Tomorrow, we are headed out on a nine day hike on the Cedro Alpamayo.

I wrote this post on my Ipod with a wireless connection, apologies for any spelling and grammatical errors.

Wednesday, September 22, 2010

Altitude - Cuzco, Peru

We arrived in Cuzco, Peru on Monday.  Cuzco is at nearly 11,000 feet.  We came straight from the coast.  As soon as we got here and had to walk up the steps to the hotel, we could feel it.  The short walk up from the main street left us slightly dizzy and out of breath.  We took a city tour that afternoon that took us into the hills above Cuzco to see some of the Inca sites.  These were at close to 12,000 feet.  The headache that comes with suddenly going to a higher altitude soon set in.  At one of the sites, Sasqauyhuaman, there is a great overlook over the city.  The site itself is impressive - massive Inca-built walls.  The base stones larger than buses and perfectly joined together with no mortar.  The site was also where a famous battle took place between the Spaniards and the Inca, resulting in one of the top Inca generals throwing himself off the cliff rather than be captured and the Inca emprorer fleeing to safety in the jungle. 

Anyway, we had to walk up the small hill to the overlook.  I was cruising along at a fairly normal pace.  Near the top, I stopped to take a picture since I was out of breath and all of a sudden, I was really dizzy.  I sat down so I wouldn´t fall down.  That helped a lot and pretty soon my heart rate dropped and I felt better.  I was able to continue to the top of the hill.  The walk down wasn´t a problem.  We stopped at another site that was slightly higher and it took me a long time to walk to the top of that hill.  This time, though, I took it slow, so I wouldn´t get dizzy again.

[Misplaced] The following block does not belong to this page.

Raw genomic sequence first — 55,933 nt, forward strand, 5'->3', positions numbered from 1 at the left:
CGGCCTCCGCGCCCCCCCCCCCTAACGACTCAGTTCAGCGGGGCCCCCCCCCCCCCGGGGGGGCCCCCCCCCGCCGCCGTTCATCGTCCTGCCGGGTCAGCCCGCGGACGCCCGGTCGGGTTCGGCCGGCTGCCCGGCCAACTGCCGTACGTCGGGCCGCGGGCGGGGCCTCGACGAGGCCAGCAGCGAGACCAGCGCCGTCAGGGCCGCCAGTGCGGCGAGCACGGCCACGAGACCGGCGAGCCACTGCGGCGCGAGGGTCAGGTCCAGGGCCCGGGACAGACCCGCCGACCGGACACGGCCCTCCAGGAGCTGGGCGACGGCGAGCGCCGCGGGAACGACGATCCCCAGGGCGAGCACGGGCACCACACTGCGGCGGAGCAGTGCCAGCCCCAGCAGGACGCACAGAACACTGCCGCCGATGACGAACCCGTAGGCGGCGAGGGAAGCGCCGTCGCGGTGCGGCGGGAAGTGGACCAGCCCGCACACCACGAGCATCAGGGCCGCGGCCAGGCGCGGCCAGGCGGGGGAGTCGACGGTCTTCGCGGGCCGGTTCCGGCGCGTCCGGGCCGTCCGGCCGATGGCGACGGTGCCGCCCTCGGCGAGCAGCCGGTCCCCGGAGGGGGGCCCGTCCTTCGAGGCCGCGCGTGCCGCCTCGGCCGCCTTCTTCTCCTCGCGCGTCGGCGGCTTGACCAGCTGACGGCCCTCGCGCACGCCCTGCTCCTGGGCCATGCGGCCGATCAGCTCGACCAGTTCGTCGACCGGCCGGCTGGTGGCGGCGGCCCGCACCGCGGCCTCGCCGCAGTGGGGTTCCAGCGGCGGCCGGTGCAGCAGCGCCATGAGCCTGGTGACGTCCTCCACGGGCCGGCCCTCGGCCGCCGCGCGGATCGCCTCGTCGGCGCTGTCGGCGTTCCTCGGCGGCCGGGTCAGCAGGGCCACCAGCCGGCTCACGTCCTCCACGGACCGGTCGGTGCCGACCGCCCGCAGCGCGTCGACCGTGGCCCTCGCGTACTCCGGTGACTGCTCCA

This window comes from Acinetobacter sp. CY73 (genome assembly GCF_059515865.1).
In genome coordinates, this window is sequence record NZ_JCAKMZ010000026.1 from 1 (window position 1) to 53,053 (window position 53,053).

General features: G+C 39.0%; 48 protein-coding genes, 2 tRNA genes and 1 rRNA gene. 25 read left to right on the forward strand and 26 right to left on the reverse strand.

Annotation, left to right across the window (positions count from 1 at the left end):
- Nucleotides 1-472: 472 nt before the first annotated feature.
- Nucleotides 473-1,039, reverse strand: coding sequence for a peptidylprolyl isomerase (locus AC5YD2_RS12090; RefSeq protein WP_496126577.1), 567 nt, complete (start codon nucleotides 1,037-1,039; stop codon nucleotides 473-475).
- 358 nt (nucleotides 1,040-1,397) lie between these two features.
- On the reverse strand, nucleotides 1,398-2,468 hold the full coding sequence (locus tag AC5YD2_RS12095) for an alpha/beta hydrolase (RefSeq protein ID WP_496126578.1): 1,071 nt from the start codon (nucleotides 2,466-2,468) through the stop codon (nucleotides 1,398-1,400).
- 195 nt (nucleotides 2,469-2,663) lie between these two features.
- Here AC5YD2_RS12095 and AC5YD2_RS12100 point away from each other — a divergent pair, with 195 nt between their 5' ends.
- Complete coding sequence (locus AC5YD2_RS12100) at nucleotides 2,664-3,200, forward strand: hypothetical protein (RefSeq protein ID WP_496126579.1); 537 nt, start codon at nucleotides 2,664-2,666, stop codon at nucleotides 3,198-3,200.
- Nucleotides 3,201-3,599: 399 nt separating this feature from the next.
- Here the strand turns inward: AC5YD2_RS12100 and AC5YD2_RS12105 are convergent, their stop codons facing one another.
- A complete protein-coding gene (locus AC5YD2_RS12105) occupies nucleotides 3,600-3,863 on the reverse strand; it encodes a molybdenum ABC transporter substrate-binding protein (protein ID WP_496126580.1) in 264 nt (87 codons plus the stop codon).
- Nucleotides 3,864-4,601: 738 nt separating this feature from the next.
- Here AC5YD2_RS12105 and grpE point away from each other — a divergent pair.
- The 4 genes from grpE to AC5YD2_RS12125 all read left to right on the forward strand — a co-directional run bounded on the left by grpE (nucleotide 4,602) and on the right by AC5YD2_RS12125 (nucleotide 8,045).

Today, Wednesday, I finally woke up with a clear head and the hills, of which there are a number in Cuzco, are starting to seem reasonable again.  I still get a little winded, but I no longer have to stop halfway up to catch my breath.  It amazes me that people will fly in to Cuzco from Lima and set off on the Inca Trail the next morning.  It seems like a miserable way to do the trek.

The other thing about the altitude is that it is cold here, especially at night.  After three in the afternoon, the temperature drops fast.  Our hotel, like many here doesn´t really have heat.  Its stone walls are three feet thick, so it also doesn´t really warm up a lot.  They provide plenty of blankets, we haven´t been uncomfortable, but getting up in the morning can be chilly.  The courtyard area also has a glass roof, so that area warms up during the day. 

Today is our last day in Cuzco.  We were not supposed to be here this long, but there has been a 48 hour public transportation strike, so it hasn´t been possible to continue to Machu Picchu yet.  Fortunately, we had some cushion in our itinerary, so it wasn´t a big deal to rearrange things.  We are headed to Machu Picchu tomorrow.

Sunday, September 19, 2010

Lima, Peru

Just a quick update:  SSW Spouse and I arrived in Lima, Peru after midnight last night.  Today, we strolled around Miraflores, where we are staying and then took a city tour.  The city tour was really interesting, in spite of the fact that it involved a tour bus and about 25 other people.  The most interesting part of the tour was the Franciscan Monastery that we were able to tour, along with its catacombs, that was built in the early 1600s.  The associated cathedral was quite spectacular, too.